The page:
REVIEW: The First Asian AB

The First Asian AB
The First Asian AB

Try, but no conversion… [by Sharu Delilkan]

The First Asian AB
The First Asian AB

Admittedly I was apprehensive about reviewing this show because rugby is definitely not my forte.  However I decided to go for it in the same spirit that the playwright of The First Asian AB (FAAB) Renee Liang chose to write the play.  But just in case I surrounded myself with the right people for the show – two fellow Malaysians as well as Alex Broun, a screenwriter and one of the world’s leading ten-minute playwrights, who also happens to be a renowned rugby journalist.

Enough about me, and onto the show.

The two hander, where two actors play a multitude of characters, stars Singaporean Ben Teh (The Bone Feeder, Odd Socks) who plays Malaysian-born Willy Long who comes to study in New Zealand and Samoan Paul Fagamalo (Pollyhood in Mumuland, Romeo and Juliet, The Factory, Where We Once Belonged) whose character is Samoan-born Kiwi Mook.

Luckily for me the show is not purely about rugby but about two friends growing up, who also happen to be immigrants.

The NZ-born Chinese playwright’s writing skill shines through with the believable relationships she’s crafted as well as the dynamics between Long and his host family the Felisis.  The well-developed characters provide great insight into the lives of both migrant cultures.

And although the premise of the play is definitely intriguing and promising, I must admit that I found Long’s journey aspiring to play rugby and then to become an All Black a little short, and somewhat flimsy.  And his almost sudden yearning to be an All Black could be construed as simplistic and even unrealistic.  But this is forgivable especially since the play is billed as being in its developmental season.  I for one am really looking forward to seeing Liang take the show to the next level. 

Both Teh’s and Fagamalo’s accents are great for the most part except when they play each other’s mothers– these could do with a bit more work.  But again that’s just a minor glitch and totally understandable being part of a developmental season.

With regards to the rugby section of the show, I decided to cop out and defer Broun’s expertise.

He said and I quote:

“I think the play has great potential and I would love to see its next incarnation.  However, I feel that Willy’s journey to becoming an All Black is too simplistic.  In reality the road to becoming an All Black is a long and complex one.  I also feel that the rugby terminology needs a bit of work – something that can be easily fixed with a bit of research or in consultation with anyone well-versed in the games’ jargon. For one reason or another Renee is tapping into the world of Rugby in her play but for FAAB to be totally authentic she needs to make the language of Rugby in the play, in the commentary and coaching scenes especially, far more accurate than it is now.”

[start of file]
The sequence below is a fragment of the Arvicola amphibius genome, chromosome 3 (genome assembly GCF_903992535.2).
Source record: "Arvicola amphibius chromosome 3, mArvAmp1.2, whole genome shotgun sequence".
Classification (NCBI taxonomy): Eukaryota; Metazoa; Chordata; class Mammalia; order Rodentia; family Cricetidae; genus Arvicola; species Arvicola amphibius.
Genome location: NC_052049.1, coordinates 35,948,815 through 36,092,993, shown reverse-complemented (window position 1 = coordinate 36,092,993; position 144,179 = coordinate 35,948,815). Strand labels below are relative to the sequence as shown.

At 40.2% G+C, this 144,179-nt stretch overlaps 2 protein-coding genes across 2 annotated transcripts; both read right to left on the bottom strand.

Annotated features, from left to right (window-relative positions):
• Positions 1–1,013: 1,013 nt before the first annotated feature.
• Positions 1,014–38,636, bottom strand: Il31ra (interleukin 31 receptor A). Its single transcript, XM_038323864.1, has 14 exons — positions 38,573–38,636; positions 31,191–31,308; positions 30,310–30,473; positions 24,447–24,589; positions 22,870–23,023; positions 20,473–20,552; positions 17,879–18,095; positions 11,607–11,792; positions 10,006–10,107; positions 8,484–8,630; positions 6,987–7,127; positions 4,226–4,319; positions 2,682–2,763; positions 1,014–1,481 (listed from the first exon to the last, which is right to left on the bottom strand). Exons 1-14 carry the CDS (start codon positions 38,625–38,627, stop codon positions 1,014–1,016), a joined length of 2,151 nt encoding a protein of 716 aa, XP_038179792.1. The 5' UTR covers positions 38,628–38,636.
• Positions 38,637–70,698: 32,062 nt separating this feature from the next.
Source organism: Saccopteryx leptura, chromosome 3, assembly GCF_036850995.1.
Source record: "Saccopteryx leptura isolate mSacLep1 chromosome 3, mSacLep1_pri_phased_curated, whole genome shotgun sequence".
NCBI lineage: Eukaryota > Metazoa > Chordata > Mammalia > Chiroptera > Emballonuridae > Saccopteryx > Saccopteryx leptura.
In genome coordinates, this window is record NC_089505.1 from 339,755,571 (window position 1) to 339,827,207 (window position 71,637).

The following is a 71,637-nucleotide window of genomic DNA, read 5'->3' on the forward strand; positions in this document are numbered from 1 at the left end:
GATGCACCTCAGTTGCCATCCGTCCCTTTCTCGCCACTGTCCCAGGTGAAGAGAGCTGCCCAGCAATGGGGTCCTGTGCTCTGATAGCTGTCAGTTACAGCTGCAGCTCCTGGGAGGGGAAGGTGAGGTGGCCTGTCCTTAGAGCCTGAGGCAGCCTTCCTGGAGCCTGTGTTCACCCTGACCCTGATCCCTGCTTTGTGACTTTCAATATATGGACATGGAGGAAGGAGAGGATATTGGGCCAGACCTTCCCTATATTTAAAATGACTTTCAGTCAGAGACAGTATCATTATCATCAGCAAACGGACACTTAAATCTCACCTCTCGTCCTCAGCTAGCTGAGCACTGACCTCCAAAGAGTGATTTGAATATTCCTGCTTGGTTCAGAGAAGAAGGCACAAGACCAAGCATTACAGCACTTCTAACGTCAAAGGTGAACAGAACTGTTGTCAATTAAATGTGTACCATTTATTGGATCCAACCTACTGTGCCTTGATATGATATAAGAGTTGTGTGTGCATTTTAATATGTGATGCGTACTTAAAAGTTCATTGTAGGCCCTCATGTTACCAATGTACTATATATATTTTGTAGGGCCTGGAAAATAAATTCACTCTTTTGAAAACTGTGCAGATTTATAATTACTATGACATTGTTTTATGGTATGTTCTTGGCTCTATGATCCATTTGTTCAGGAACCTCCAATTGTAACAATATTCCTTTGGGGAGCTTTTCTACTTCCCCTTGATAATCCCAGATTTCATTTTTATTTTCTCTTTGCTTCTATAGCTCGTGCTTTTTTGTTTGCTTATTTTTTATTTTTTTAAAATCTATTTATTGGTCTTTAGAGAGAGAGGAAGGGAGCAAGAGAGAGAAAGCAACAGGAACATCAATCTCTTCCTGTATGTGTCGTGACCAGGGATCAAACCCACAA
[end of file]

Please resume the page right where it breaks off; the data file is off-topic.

The comical dialogue had the audience in stitches for a large portion of the evening, while cleverly driving home the trials and tribulations of immigration.

Fagamalo should be commended for his seamless changes between the numerous characters.   His ability to make each of the 11 characters – Willy’s mum Mrs Long; Willy’s best friend Mook; the host mother Margie Willis; eight-year-old Sassie; local rugby diehard in his 60s Monty; politically-correct Timaru High teacher and dean Mrs Mowbray; Mook’s father Mr Felisi; Mooks three sisters Faith (6), Hope (4), and Love (2); and 13-year old Georgie – is truly impressive.  They are extremely well-defined with the slightest gesture, change of facial expression and accent.  To be honest his energetic performance left me a little winded at the end of the evening. 

The live music (Andrew Correa) on stage was a great third character that added to the dramatic effect of the play.  My favourite part was the sound effects perfectly timed to simulate driving.  And of course the all too familiar Rocky theme The Eye of the Tiger is the perfect complement to the training scene.

Memorable lines include “the teacher thinks I’m exotic” and “your English is really good”.
Director Edward Peni and dramaturg Oscar Kightley (bro’Town) also deserve special mention for their creative choices and use of the upstairs Basement space, as well as for maintaining the show’s excellent pace – something you rarely see on opening night.

 The First Asian AB is part of the Real NZ Festival and plays at the Basement Studio until 18 September 2011. More information at the Basement.

1 Trackbacks & Pingbacks

  1. REVIEW: Finding Murdoch (Landmark Productions) « Theatre Scenes: Auckland Theatre Blog (Reviews, interviews and commentary)

Leave a Reply

Your email address will not be published.